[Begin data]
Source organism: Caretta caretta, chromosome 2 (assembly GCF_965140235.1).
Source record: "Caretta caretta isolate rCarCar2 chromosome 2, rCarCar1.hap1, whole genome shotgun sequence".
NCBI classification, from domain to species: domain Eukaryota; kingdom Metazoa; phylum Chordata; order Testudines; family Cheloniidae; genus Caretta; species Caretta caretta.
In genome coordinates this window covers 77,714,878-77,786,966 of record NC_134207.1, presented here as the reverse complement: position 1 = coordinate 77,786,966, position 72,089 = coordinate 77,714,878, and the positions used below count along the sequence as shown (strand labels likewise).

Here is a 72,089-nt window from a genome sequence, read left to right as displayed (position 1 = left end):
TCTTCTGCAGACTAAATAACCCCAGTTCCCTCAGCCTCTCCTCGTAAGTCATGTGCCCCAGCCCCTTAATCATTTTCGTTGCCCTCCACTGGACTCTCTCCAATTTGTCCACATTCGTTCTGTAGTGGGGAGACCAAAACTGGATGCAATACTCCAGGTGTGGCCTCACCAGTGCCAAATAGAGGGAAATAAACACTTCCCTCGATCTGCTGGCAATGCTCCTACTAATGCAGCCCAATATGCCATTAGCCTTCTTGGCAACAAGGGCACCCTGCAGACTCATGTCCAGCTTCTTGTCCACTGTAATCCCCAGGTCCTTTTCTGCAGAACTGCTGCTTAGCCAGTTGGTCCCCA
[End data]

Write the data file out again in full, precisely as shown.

Source organism: Caretta caretta, chromosome 2 (assembly GCF_965140235.1).
Source record: "Caretta caretta isolate rCarCar2 chromosome 2, rCarCar1.hap1, whole genome shotgun sequence".
NCBI classification, from domain to species: domain Eukaryota; kingdom Metazoa; phylum Chordata; order Testudines; family Cheloniidae; genus Caretta; species Caretta caretta.
In genome coordinates this window covers 77,714,878-77,786,966 of record NC_134207.1, presented here as the reverse complement: position 1 = coordinate 77,786,966, position 72,089 = coordinate 77,714,878, and the positions used below count along the sequence as shown (strand labels likewise).

Here is a 72,089-nt window from a genome sequence, read left to right as displayed (position 1 = left end):
TCTTCTGCAGACTAAATAACCCCAGTTCCCTCAGCCTCTCCTCGTAAGTCATGTGCCCCAGCCCCTTAATCATTTTCGTTGCCCTCCACTGGACTCTCTCCAATTTGTCCACATTCGTTCTGTAGTGGGGAGACCAAAACTGGATGCAATACTCCAGGTGTGGCCTCACCAGTGCCAAATAGAGGGAAATAAACACTTCCCTCGATCTGCTGGCAATGCTCCTACTAATGCAGCCCAATATGCCATTAGCCTTCTTGGCAACAAGGGCACCCTGCAGACTCATGTCCAGCTTCTTGTCCACTGTAATCCCCAGGTCCTTTTCTGCAGAACTGCTGCTTAGCCAGTTGGTCCCCA